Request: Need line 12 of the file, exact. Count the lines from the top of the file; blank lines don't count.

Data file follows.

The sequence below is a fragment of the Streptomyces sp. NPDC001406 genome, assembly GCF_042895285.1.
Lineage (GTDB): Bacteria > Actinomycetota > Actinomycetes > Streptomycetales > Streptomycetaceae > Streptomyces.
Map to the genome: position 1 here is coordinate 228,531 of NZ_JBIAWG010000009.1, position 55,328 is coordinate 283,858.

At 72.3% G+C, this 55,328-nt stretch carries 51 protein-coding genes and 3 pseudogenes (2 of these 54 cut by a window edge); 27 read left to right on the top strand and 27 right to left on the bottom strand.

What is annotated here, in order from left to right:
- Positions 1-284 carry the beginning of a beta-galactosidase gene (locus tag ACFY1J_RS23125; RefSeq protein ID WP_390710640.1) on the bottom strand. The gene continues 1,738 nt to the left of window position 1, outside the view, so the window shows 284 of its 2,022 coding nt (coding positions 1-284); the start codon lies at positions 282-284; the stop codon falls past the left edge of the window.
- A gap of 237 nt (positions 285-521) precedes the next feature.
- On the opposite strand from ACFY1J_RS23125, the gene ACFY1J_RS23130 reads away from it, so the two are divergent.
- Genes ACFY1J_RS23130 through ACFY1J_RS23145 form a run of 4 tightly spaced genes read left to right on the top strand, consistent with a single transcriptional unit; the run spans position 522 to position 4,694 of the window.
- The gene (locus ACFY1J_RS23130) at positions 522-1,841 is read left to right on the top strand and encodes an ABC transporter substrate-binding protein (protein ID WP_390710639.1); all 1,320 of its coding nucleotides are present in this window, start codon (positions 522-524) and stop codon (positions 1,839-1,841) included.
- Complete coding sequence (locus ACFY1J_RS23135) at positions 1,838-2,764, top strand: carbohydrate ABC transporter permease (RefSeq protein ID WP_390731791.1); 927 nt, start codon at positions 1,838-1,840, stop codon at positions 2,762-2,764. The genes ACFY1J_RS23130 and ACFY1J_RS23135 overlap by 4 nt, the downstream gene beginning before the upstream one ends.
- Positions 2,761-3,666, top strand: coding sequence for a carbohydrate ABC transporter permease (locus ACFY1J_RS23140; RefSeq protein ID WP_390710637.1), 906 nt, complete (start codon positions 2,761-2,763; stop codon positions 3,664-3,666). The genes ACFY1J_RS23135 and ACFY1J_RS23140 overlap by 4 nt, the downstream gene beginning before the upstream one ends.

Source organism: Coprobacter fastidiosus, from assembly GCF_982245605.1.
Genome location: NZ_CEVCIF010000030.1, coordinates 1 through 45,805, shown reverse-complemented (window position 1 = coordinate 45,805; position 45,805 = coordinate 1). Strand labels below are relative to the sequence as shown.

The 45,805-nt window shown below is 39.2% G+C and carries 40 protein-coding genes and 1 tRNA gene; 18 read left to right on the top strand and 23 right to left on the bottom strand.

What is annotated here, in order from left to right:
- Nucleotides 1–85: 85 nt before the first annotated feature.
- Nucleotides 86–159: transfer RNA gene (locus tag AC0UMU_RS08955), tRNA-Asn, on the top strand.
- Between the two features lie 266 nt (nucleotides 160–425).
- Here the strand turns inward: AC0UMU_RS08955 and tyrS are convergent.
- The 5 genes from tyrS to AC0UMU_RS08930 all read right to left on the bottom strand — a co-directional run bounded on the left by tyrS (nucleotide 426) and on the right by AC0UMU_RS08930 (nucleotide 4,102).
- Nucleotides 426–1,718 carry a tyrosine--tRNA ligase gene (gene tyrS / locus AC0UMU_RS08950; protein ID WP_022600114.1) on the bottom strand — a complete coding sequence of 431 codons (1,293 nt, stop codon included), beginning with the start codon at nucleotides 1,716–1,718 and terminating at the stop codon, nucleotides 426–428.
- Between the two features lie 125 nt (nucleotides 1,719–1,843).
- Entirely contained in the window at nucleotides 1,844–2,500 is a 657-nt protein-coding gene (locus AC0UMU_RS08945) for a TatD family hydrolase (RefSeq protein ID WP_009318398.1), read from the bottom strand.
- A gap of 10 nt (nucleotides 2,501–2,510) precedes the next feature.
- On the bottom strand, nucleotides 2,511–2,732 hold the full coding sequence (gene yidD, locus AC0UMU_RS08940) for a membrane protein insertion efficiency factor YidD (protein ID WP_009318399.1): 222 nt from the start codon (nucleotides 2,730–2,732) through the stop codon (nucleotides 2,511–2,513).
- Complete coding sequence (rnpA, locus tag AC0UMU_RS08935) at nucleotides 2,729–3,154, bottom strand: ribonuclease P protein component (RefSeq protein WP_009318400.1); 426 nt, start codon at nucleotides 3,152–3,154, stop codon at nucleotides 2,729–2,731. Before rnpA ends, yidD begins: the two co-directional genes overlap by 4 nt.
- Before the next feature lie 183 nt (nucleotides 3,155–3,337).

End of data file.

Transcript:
- Positions 2,761-3,666, top strand: coding sequence for a carbohydrate ABC transporter permease (locus ACFY1J_RS23140; RefSeq protein ID WP_390710637.1), 906 nt, complete (start codon positions 2,761-2,763; stop codon positions 3,664-3,666). The genes ACFY1J_RS23135 and ACFY1J_RS23140 overlap by 4 nt, the downstream gene beginning before the upstream one ends.